Charles Blair, DDS & John McGill, MBA, CPA, JD
I have been using an airlines credit card to pay for my routine monthly business expenses, including lab, supplies, etc. I charged a significant amount of supply expenses in December to take advantage of some volume-purchasing discounts. If I pay the credit card bill in January, in what year do I claim the tax deduction?
Since you incurred a fixed liability for the expenses in December when the credit card charge was incurred, the deduction should be claimed for that year, even though the credit card bill is not actually paid until the next year.
I have a vacation home at the beach that I have not rented out, but have used only for personal purposes. This year, I am considering renting the home for some time period. At a recent seminar, I heard that rental income on a vacation home can be tax-free in some cases. Is this correct?
Yes. Under Section 280A(g) of the tax law, a doctor may receive up to 14 days of income from the rental of a first or second residence, without the income being taxable. In addition, the mortgage interest and property taxes would continue to be fully deductible.
Doctors should note that the ability to receive 14 days of tax-free income is available even if the doctor does not own a second home. For example, if the doctor rents his personal residence to his corporation for business meetings (board of director/shareholder meetings, staff retreat and training, staff meetings, etc.), the rental income received for up to 14 days of use will be tax-free.
I had a student loan that I began repaying in May 1996 upon my graduation from dental school. I understood that the interest on the loan would be deductible for only the first 60 months. Recently, I read that the new tax law had changed this rule and that all student-loan interest is now fully deductible. Is this correct?
Yes. Thanks to a recent tax law change, student-loan interest paid is now deductible over the entire life of the loan. However, this deduction is still subject to an income limitation. Interest is fully deductible as long as the doctor's adjusted gross income does not exceed $100,000 on a joint return or $50,000 on a single return.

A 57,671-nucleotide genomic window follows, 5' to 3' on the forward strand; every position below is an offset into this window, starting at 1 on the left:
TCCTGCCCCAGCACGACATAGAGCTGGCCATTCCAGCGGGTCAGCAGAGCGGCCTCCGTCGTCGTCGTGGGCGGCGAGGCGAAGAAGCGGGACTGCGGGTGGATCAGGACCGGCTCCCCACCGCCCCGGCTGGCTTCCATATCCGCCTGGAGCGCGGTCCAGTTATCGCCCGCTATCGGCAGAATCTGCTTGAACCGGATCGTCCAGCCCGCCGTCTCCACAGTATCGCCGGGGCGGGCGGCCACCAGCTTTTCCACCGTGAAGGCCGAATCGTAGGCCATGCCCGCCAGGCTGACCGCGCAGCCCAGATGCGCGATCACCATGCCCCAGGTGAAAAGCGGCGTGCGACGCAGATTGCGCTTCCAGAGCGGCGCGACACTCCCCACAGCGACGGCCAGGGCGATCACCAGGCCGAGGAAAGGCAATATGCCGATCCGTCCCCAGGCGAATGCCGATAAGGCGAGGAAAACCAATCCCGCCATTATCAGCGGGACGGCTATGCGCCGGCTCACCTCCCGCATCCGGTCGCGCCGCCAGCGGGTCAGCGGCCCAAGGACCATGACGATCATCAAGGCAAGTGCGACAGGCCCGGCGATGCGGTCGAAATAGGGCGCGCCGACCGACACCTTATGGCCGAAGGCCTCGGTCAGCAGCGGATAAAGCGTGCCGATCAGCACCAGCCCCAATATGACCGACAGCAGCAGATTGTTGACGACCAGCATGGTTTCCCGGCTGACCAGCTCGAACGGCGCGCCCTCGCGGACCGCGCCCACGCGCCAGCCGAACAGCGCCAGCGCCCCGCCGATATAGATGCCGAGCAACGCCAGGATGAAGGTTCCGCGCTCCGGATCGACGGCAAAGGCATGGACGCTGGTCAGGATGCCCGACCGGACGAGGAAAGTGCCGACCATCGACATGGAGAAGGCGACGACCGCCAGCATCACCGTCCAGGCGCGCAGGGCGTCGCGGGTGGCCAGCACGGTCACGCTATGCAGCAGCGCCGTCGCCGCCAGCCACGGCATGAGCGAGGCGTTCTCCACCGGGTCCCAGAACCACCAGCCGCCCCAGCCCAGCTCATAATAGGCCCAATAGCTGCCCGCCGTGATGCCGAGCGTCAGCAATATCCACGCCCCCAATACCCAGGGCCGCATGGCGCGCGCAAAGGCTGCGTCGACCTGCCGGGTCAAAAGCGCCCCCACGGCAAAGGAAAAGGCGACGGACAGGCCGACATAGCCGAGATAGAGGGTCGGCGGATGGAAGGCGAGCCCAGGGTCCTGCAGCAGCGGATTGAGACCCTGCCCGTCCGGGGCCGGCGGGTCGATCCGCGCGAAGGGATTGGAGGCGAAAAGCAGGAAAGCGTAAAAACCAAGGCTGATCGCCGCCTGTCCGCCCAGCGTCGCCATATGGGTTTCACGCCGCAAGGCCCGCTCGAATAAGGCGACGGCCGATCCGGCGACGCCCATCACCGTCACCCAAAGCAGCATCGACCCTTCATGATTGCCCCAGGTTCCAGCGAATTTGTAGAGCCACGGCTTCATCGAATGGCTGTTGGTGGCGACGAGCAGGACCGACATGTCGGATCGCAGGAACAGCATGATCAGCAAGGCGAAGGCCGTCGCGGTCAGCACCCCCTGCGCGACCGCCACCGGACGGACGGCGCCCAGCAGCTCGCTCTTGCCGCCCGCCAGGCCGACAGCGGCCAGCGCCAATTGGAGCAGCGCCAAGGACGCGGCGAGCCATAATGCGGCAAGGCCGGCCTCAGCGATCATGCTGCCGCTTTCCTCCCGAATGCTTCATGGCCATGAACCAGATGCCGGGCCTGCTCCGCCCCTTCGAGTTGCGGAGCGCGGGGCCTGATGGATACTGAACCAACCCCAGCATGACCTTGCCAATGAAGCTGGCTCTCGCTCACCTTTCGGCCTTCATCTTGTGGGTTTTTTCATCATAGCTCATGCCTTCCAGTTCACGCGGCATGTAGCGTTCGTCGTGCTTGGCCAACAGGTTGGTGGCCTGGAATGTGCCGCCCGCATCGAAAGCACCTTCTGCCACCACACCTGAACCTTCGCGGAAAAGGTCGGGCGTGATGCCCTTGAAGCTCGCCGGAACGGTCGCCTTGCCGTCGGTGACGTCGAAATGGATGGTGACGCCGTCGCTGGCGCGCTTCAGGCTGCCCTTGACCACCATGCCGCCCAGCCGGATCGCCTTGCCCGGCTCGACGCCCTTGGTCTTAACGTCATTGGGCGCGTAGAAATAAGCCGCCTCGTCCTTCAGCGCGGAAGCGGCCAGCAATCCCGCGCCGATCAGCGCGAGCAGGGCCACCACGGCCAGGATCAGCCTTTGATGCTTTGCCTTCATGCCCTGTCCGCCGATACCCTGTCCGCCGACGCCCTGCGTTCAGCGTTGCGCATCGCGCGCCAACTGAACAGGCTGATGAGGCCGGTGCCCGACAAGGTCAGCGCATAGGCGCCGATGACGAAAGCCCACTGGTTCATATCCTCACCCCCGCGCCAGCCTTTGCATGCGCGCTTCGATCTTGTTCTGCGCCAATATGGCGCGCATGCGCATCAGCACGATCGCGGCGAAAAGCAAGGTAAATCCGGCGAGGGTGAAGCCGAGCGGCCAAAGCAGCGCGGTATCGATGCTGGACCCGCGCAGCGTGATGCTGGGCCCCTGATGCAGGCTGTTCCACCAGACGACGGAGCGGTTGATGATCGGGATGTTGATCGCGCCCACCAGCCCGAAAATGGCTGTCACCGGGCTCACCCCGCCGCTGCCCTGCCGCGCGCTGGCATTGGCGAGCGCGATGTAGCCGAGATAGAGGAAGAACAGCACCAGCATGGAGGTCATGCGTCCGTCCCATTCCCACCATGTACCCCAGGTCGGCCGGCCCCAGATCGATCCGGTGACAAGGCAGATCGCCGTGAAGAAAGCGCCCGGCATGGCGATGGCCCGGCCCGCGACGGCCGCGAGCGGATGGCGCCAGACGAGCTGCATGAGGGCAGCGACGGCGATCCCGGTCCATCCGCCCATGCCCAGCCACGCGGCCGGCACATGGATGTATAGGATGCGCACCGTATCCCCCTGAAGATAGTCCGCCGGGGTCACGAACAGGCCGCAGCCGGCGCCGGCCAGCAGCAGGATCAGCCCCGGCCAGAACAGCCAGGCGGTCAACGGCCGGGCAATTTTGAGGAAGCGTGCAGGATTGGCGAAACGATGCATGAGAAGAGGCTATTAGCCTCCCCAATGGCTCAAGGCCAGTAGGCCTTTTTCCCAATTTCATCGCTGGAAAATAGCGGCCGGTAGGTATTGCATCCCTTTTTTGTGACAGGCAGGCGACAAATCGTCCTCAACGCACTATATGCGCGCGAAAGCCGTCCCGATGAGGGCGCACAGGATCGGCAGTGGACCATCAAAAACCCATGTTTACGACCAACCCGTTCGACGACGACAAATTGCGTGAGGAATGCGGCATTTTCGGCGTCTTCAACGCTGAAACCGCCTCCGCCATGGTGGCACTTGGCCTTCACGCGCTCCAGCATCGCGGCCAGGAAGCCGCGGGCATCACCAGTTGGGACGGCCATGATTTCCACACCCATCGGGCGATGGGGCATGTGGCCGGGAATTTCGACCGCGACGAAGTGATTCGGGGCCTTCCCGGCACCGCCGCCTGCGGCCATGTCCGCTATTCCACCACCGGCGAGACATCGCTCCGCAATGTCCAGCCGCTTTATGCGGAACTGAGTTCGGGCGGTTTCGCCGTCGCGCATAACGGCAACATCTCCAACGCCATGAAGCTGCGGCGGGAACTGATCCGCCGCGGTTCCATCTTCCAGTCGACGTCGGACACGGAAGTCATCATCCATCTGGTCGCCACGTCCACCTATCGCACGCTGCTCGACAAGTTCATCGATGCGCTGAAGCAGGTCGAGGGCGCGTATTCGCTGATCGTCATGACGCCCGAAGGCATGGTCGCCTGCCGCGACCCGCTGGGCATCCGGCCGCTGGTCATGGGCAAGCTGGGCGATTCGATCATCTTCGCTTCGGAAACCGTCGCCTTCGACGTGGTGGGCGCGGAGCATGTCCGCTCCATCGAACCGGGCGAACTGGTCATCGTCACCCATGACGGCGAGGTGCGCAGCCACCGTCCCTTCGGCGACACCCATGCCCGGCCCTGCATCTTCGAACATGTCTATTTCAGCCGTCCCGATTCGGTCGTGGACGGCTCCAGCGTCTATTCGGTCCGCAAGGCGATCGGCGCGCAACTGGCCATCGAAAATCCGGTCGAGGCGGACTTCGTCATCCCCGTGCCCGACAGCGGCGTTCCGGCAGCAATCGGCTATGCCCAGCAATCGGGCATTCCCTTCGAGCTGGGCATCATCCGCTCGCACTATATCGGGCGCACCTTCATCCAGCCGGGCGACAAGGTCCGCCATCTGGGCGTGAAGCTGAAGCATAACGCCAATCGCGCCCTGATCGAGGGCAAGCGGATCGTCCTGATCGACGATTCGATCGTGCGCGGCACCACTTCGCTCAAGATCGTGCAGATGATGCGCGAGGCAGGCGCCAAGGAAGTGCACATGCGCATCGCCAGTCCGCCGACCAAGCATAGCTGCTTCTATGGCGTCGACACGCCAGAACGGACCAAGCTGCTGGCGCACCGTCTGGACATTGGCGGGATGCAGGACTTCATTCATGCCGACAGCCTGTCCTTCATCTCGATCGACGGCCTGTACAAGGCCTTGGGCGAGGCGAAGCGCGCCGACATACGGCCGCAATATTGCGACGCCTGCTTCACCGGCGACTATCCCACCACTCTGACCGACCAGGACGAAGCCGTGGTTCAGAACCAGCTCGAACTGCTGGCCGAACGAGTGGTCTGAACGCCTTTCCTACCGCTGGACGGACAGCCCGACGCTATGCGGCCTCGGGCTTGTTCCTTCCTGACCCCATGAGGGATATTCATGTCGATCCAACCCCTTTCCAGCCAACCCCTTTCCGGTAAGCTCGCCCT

Recently, I received my year-end mutual fund statement, notifying me that the fund had allocated $500 in foreign taxes paid on dividends distributed to me. How do I deduct this amount on my 2002 income tax return?
You have two choices: You can elect to claim the $500 in taxes paid as an itemized deduction on Schedule A on Form 1040, or À A better choice would be to claim a tax credit (dollar-for-dollar reduction in your tax liability) on the second page of Form 1040.
Since the stock market decline, I have decided to invest more of my funds in real estate. Specifically, I would like to purchase some apartment buildings for $500,000 and borrow $300,000 of that amount from my retirement plan. Does this sound like a nifty idea?
Not unless you enjoy paying extra taxes! A loan from your retirement plan would count as taxable income to you, to the extent that it exceeds $50,000. Moreover, this also may constitute a prohibited transaction, subjecting you to significant penalties as well. If you choose to invest in real estate, you should borrow the funds from a bank rather than your retirement plan.
The information provided in this column is based upon the current Internal Revenue Code, regulations, IRS rulings, and court cases as of the date of publication. This column is not to be construed as legal or tax advice with respect to any particular situation. Contact your tax attorney or other adviser before undertaking any tax-related transaction.
Dr. Blair is a nationally known consultant and lecturer, and is a member of the American Academy of Dental Practice Administration. McGill is a tax attorney, CPA, and MBA, and is the editor of the Blair/McGill Advisory, a monthly newsletter helping dentists to maximize profitability, slash taxes, and protect assets. The newsletter ($195 a year) and consulting information are available from Blair/McGill and Company, 2810 Coliseum Centre Drive, Suite 360, Charlotte, NC 28217, or call (704) 424-9780.